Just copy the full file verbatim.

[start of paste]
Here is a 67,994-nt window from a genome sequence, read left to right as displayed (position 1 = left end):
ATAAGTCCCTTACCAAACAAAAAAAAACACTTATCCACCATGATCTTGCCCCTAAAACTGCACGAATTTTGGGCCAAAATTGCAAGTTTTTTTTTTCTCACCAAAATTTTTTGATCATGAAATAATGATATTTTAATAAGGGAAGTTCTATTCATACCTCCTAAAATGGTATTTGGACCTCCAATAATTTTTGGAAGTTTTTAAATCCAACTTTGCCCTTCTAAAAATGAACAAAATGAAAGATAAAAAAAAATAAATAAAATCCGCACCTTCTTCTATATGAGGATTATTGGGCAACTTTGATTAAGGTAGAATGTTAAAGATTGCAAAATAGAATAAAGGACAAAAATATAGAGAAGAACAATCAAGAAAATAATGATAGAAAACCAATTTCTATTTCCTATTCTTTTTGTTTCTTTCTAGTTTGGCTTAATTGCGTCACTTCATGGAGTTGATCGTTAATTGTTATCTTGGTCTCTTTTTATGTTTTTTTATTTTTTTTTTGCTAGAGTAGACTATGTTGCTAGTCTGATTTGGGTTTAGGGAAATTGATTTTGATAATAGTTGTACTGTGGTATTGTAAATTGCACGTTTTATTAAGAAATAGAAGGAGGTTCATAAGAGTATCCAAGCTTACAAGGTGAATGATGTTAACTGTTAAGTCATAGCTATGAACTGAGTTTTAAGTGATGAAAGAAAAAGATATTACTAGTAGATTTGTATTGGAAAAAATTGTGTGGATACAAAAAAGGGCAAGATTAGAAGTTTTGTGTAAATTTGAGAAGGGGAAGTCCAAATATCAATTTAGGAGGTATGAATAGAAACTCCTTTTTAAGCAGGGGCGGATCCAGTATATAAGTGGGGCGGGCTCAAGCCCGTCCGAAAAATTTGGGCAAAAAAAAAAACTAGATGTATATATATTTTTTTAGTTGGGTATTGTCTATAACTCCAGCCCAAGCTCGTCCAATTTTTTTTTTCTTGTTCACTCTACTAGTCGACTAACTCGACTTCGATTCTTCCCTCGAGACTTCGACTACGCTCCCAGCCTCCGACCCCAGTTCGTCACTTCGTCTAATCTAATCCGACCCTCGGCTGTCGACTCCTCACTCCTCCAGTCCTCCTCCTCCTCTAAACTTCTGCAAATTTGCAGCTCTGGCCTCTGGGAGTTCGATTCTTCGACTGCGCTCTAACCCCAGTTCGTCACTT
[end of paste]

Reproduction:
Here is a 67,994-nt window from a genome sequence, read left to right as displayed (position 1 = left end):
ATAAGTCCCTTACCAAACAAAAAAAAACACTTATCCACCATGATCTTGCCCCTAAAACTGCACGAATTTTGGGCCAAAATTGCAAGTTTTTTTTTTCTCACCAAAATTTTTTGATCATGAAATAATGATATTTTAATAAGGGAAGTTCTATTCATACCTCCTAAAATGGTATTTGGACCTCCAATAATTTTTGGAAGTTTTTAAATCCAACTTTGCCCTTCTAAAAATGAACAAAATGAAAGATAAAAAAAAATAAATAAAATCCGCACCTTCTTCTATATGAGGATTATTGGGCAACTTTGATTAAGGTAGAATGTTAAAGATTGCAAAATAGAATAAAGGACAAAAATATAGAGAAGAACAATCAAGAAAATAATGATAGAAAACCAATTTCTATTTCCTATTCTTTTTGTTTCTTTCTAGTTTGGCTTAATTGCGTCACTTCATGGAGTTGATCGTTAATTGTTATCTTGGTCTCTTTTTATGTTTTTTTATTTTTTTTTTGCTAGAGTAGACTATGTTGCTAGTCTGATTTGGGTTTAGGGAAATTGATTTTGATAATAGTTGTACTGTGGTATTGTAAATTGCACGTTTTATTAAGAAATAGAAGGAGGTTCATAAGAGTATCCAAGCTTACAAGGTGAATGATGTTAACTGTTAAGTCATAGCTATGAACTGAGTTTTAAGTGATGAAAGAAAAAGATATTACTAGTAGATTTGTATTGGAAAAAATTGTGTGGATACAAAAAAGGGCAAGATTAGAAGTTTTGTGTAAATTTGAGAAGGGGAAGTCCAAATATCAATTTAGGAGGTATGAATAGAAACTCCTTTTTAAGCAGGGGCGGATCCAGTATATAAGTGGGGCGGGCTCAAGCCCGTCCGAAAAATTTGGGCAAAAAAAAAAACTAGATGTATATATATTTTTTTAGTTGGGTATTGTCTATAACTCCAGCCCAAGCTCGTCCAATTTTTTTTTTCTTGTTCACTCTACTAGTCGACTAACTCGACTTCGATTCTTCCCTCGAGACTTCGACTACGCTCCCAGCCTCCGACCCCAGTTCGTCACTTCGTCTAATCTAATCCGACCCTCGGCTGTCGACTCCTCACTCCTCCAGTCCTCCTCCTCCTCTAAACTTCTGCAAATTTGCAGCTCTGGCCTCTGGGAGTTCGATTCTTCGACTGCGCTCTAACCCCAGTTCGTCACTT